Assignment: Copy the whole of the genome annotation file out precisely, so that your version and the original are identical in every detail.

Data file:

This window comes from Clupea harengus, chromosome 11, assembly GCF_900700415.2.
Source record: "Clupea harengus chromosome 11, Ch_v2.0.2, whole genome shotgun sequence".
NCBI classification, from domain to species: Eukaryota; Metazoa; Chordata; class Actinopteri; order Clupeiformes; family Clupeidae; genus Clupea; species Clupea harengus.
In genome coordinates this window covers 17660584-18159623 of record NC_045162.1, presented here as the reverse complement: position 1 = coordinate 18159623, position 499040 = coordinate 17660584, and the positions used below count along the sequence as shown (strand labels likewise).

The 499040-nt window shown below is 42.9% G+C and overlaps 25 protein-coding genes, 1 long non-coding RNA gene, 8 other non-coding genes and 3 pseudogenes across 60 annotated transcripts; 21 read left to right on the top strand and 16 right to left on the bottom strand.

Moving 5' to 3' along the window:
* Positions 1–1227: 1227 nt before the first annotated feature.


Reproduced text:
This window comes from Clupea harengus, chromosome 11, assembly GCF_900700415.2.
Source record: "Clupea harengus chromosome 11, Ch_v2.0.2, whole genome shotgun sequence".
NCBI classification, from domain to species: Eukaryota; Metazoa; Chordata; class Actinopteri; order Clupeiformes; family Clupeidae; genus Clupea; species Clupea harengus.
In genome coordinates this window covers 17660584-18159623 of record NC_045162.1, presented here as the reverse complement: position 1 = coordinate 18159623, position 499040 = coordinate 17660584, and the positions used below count along the sequence as shown (strand labels likewise).

The 499040-nt window shown below is 42.9% G+C and overlaps 25 protein-coding genes, 1 long non-coding RNA gene, 8 other non-coding genes and 3 pseudogenes across 60 annotated transcripts; 21 read left to right on the top strand and 16 right to left on the bottom strand.

Moving 5' to 3' along the window:
* Positions 1–1227: 1227 nt before the first annotated feature.